If you’ve studied a lot about the mechanics of writing, you’ll find an error or two in whatever you read. You’ll be able to identify areas of the prose that could have been written better. Since you can’t change what’s already published, can’t change anyone’s work but your own, apply your educated eye to your own writing. Read through and edit your work each time you send it out. Make at least one correction or improvement. Make any changes you notice that could have been included but missed the first time around.

This may be an arduous practice to apply to book length manuscripts, so care must be taken before the final draft to assure you’ve got it right; before you print those many hundred pages or burn that DVD and send them off thinking they are perfect.

As you write more, you learn more and hone your skills. Each time you read through the prose you’ve already written, bring it up to your current level of expertise before sending it out again. That one change might be the correction that gets the story accepted.

Please visit Mary Deal’s website for more wonderful articles like this one: Write Any Genre. Read More

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Apr 16

Author and U.S. Ambassador Charles Ray Makes a State Visit to the Child Finder Trilogy

I have a very special guest today. Charles Ray is not only an author, he’s the U.S. Ambassador to Zimbabwe. Ambassador Ray is a native of East Texas, and has been involved in leading organizations (particularly those in trouble) for over 40 years. He’s written a number of articles on history, culture and leadership, and recently completed a book on leadership, Taking Charge: Effective Leadership for The Twenty-First Century, which is a follow-on to Things I Learned From My Grandmother About Leadership and Life. Although he says he goes by Charlie, Geronimo, or Tank…I’ll just call him Mr. Ambassador! Read More

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Apr 14

“Let the Dialogue Speak” by Mary Deal

Proper use of “said” and the use of “beats” will keep a story flowing smoothly.

Books and articles turn up touting the value of replacing the use of the word said. She said. He said. Many claim said is overused and tiresome. They supply an endless plethora of verbs, nouns and adjectives to use instead. But my opinion is that, in most cases, there are no substitutes, given what said does when used properly.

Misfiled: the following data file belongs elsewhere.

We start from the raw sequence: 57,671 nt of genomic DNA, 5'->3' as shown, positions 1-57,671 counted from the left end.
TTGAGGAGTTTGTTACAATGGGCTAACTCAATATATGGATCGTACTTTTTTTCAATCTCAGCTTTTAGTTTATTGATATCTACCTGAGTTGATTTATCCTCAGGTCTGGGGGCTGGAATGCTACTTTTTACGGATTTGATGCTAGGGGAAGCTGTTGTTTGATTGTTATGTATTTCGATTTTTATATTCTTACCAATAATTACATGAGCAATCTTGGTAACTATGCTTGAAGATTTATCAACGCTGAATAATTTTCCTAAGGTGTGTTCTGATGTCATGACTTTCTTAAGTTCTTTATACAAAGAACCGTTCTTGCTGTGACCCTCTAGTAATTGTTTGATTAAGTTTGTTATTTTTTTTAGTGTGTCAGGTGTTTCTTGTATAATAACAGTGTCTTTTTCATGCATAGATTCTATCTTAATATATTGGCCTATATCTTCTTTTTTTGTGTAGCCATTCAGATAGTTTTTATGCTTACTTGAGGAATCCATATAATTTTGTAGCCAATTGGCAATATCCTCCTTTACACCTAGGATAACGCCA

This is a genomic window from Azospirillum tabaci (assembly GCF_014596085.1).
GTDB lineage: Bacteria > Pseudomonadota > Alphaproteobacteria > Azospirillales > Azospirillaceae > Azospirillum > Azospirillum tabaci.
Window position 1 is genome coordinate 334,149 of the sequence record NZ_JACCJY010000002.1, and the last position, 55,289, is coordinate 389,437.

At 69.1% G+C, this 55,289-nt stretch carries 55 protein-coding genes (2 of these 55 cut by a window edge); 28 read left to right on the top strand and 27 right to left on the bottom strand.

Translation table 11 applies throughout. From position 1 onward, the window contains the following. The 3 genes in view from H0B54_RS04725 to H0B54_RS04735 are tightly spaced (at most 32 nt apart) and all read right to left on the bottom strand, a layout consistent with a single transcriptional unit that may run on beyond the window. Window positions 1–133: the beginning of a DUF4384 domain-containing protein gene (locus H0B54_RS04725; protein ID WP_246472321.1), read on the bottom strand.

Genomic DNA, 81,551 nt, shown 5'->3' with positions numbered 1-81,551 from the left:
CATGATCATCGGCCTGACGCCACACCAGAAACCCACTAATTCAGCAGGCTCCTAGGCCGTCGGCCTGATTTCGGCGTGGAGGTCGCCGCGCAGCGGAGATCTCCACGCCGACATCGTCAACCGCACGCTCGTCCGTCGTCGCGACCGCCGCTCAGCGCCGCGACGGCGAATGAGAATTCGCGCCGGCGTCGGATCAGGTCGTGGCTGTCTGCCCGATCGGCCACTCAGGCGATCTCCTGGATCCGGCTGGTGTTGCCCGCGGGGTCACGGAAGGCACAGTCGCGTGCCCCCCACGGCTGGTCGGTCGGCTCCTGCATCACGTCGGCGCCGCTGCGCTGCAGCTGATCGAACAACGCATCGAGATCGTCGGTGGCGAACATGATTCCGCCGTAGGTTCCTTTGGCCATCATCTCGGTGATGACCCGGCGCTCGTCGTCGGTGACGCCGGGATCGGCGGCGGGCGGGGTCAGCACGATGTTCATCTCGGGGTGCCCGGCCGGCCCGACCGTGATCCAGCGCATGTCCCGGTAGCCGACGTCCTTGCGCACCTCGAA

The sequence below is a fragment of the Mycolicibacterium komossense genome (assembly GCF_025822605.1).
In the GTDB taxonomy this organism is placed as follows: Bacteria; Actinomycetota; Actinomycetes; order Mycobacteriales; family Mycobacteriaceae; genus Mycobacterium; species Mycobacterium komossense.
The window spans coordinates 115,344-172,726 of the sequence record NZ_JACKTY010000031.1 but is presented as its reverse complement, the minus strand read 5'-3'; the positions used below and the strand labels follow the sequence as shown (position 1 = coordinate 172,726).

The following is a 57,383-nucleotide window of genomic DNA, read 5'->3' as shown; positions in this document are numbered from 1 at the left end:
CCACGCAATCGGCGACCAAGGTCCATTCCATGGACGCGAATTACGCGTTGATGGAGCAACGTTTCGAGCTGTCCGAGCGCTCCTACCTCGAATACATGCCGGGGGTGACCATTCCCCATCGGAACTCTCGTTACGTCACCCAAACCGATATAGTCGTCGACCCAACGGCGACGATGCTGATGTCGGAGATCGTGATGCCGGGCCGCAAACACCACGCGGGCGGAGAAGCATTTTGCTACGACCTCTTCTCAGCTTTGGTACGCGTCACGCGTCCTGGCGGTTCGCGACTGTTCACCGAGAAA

Said is acceptable enough to hide in the background and not call the reader’s attention to dynamics of speech that would best be shown with proper punctuation. Said is simply a speaker attribution and tells us who said what in the course of conversation.

However, said can become grossly overworked. This is why many people have tired of it. This is an example of overuse:

“Hola, Papi,” Pablo said. “When do we eat?”

“About ten minutes,” his father said.

“I’m going back to the street then,” Pablo said. “I’m winning all the races.”

“Hey-hey,” Rico said. “Be on time for dinner.”

“Si, Papa,” Pablo said.

Taken from my novel, The Tropics, this conversation flows much better when written this way:

“Hola, Papi,” he said, eyes eager and smiling. “When do we eat?”

“About ten minutes.”

“I’m going back to the street then,” Pablo said, starting to run away. “I’m winning all the races.”

“Hey-hey,” Rico said. “Be on time for dinner.”

“Si, Papi.”

Each sentence, both dialogue and narration contains slight variations. The description of actions included with dialogue is referred to as beats. The characters are not only talking. They are involved in doing something at the same time they speak.

When the actions of characters are included, the writer must be careful not to overuse beats. They serve the purpose of avoiding dialogue with a running string of “saids” or speaker attributions.

I wholeheartedly agree with Renne Browne and Dave King. In their book, “Self-Editing for Fiction Writers,” they say:

“If you substitute the occasional speaker attribution with a beat, you can break the monotony of the ‘saids’ before it begins to call attention to itself.”

A beat is not necessary in writing, but it makes for smoother reading and understanding of the characters.

For example, if you are speaking in live conversation with someone, you hear their words and watch their body language, or watch what they direct your attention to. The beats are their gestures.

In reading, beats allow for a silent pause; a moment to digest what is being said and the action emphasizes the dialogue.